The alt-right movement started in the US as a mainly online phenomenon. Its proponents believe that existing Western governments are fatally flawed. They criticise democracy and rule of the people by the people. But this in itself is not the biggest issue. The main facet of alt-right ideology is its obsessive focus on race, specifically on white supremacy and the belief that different races ‘should be kept apart’. This manifests itself clearly in Donald Trump’s claim that the US should build a wall between itself and Mexico. His arguments to ban Muslims from entering the country also fit the alt-right ideology.

Alt-right proponents like Trump because they believe he represents the ultimate in free speech and tearing down the political correctness that they despise so much. The views of the alt-right are seen as anti-Semitic, anti-Muslim, and white supremacist. According to NPR, the alt-right movement mostly consists of young white men “who see themselves first and foremost as champions of their own demographic. However, apart from their allegiance to their “tribe,” as they call it, their greatest points of unity lie in what they are against: multiculturalism, immigration, feminism and, above all, political correctness.”

Donald Trump is the most prominent figurehead of the alt-right, with his rhetoric of hatred and division. The growth of this movement, which is especially rampant on social media, represents a worrying trend towards fascist viewpoints becoming mainstream. Those heady, hopeful days when Obama got elected feel like a distant memory. It almost feels like the rise of the alt-right is a backlash, driven by their simmering outrage built up over eight years of having a black, Muslim-named president in the White House.

Where did it come from?

Although extreme right-wing ideas of various stripes have been around in America (and to a lesser extent the UK and Europe) for many years, they have largely stayed outside the mainstream. But the Trump campaign has given extreme right ideas greater legitimacy, presenting their proponents with the opportunity to emerge from the woodwork and air their views. Indeed, the leader of Trump’s campaign, Stephen Bannon, until recently also led a conservative website called Breitbart News, which he referred to as “the platform for the alt-right”.

How is alt-right different to mainstream conservatism?

Alt-right followers tend to see conservatives as weak, believing that their support for racist and anti-Semitic ideas is not strong enough. The alt-right coined the term “cuckservative” (‘conservative’ + ‘cuckold’) to disparage mainstream right-wingers. The term refers to white Christian conservatives who supports Jews, minorities and non-whites, supposedly ‘prioritising’ their interests over those of whites. Identity is a key feature of the alt-right, specifically in how white identity is seen in relation (and opposition) to that of the so-called ‘other’.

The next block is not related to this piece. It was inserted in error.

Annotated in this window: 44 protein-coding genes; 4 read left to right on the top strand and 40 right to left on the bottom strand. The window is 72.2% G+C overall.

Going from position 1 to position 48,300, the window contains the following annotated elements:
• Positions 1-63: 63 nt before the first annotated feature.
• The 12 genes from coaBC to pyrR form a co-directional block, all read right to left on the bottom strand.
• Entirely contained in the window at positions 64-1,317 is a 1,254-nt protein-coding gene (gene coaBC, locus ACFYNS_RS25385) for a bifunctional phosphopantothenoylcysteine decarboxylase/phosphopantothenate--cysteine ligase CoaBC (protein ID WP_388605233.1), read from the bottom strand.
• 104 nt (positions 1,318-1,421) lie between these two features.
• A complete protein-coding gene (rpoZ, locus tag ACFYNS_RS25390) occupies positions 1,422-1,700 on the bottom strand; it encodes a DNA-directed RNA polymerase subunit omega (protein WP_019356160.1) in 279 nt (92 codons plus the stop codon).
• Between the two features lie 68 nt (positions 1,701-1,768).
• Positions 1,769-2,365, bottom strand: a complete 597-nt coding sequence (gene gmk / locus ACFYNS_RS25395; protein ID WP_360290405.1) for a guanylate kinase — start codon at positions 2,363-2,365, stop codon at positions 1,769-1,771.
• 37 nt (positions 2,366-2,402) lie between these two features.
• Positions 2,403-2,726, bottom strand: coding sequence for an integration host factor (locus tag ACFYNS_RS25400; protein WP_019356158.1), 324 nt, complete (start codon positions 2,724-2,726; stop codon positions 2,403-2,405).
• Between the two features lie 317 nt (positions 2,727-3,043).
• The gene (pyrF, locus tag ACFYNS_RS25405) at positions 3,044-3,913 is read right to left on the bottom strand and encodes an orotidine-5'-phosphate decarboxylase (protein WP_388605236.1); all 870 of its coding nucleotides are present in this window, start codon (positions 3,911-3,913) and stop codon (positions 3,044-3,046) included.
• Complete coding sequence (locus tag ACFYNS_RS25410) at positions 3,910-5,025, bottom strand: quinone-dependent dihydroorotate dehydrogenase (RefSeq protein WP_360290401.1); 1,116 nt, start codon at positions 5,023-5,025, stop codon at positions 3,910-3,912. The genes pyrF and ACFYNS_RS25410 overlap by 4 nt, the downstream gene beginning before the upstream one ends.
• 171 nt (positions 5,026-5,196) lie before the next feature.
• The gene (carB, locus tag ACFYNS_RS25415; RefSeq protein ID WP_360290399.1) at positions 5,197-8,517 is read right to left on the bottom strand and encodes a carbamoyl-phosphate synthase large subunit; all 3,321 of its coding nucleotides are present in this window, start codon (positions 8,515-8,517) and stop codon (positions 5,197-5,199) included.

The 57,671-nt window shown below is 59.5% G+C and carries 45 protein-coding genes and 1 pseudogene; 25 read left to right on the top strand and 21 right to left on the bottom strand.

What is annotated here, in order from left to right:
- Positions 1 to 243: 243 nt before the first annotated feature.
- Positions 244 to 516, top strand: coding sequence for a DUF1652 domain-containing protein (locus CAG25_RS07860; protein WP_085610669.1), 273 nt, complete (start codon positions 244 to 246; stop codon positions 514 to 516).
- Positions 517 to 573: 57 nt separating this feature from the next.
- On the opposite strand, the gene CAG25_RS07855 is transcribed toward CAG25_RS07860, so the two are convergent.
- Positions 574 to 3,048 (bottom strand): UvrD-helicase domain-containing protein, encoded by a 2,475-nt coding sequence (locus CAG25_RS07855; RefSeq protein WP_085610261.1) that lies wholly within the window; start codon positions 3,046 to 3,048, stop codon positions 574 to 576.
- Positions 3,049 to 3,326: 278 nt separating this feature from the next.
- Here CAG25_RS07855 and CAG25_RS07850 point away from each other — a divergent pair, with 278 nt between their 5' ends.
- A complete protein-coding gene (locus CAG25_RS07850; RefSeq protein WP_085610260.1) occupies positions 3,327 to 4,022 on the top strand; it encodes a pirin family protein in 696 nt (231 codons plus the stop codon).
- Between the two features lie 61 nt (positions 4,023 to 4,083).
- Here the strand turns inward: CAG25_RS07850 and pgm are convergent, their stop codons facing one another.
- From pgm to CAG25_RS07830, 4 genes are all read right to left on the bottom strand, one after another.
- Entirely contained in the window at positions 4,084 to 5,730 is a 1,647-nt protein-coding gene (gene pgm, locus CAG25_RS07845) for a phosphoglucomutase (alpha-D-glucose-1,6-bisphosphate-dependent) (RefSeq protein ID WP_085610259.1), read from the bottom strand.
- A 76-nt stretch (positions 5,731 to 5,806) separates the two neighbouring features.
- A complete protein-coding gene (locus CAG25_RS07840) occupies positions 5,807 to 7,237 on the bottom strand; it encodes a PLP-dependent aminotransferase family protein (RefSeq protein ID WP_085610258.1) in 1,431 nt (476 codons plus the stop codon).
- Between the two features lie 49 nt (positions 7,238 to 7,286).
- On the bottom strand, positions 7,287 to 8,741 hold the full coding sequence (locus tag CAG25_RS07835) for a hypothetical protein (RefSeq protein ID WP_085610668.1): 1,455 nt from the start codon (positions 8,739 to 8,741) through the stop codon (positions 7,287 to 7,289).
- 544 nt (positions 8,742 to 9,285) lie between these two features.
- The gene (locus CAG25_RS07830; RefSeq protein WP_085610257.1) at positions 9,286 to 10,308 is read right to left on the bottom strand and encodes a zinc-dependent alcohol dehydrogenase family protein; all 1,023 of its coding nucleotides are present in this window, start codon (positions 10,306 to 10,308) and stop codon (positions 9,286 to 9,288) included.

What are its key messages, and how does it spread them?

The alt-right is still a loose movement made up of various strands, but its ideology and key messages are very clear. They are fixated on promoting white identity and this forms the core of the alt-right ideology. Alt-right supporters want to ‘preserve European-American (i.e. white) culture’ and reject any form of multiculturalism, pluralism or globalist outlooks. They also claim to promote traditional white Christian values (of which hate seems to be one…) Many in the alt-right support the use of propaganda on subjects such as black and immigrant crime, in their mission to ‘protect’ whites from potential ‘ethnic cleansing’.

Like their counterparts in Isis, many alt-right members are young and internet-savvy. They know how to use the power of the digital world to amplify their messages. Alt-right proponents have a noisy online presence and frequently use trolling as a way to get their message across. In fact, some justify their trolling as a necessary response to perceived ‘bullying’ by liberals, or SJWs (‘social justice warriors’) as they are dubbed.

What threat does alt-right pose?

The rising popularity of the alt-right represents a wider trend towards right-wing social attitudes that has been spreading over the Western world in recent years, driving the rise of Trump and the Brexit vote. The risks stem from deepening of social divisions, increasing hate (especially that directed against Muslims), and making racist ideas become mainstream. This promotes a rise in hate crime and increased victimisation of vulnerable members of society. At the same time, the increase in aggressive right-wing attitudes promotes the exact same kind of social division that groups like Isis seek to ignite. Fearful and divided societies turn against one another, producing disillusioned individuals seeking a cause greater than themselves. This is where extremists come from. And we must not forget, extremists are not only Isis, but also alt-right.

How can it be counteracted?

Liberals often feel themselves to be superior to the ‘barbaric’ alt-right. Arguably, both groups could benefit from understanding what drives the other side. Liberals tend to live in bubbles, surrounded by people with similar worldviews. The social media echo chamber effect only amplifies this effect, excluding all dissenting viewpoints from the user’s immediate social media feed. But we need to understand what drives people to certain views. They believe that white identity is at stake; but what has caused them to think so? Are their views rooted in fear of losing their identity?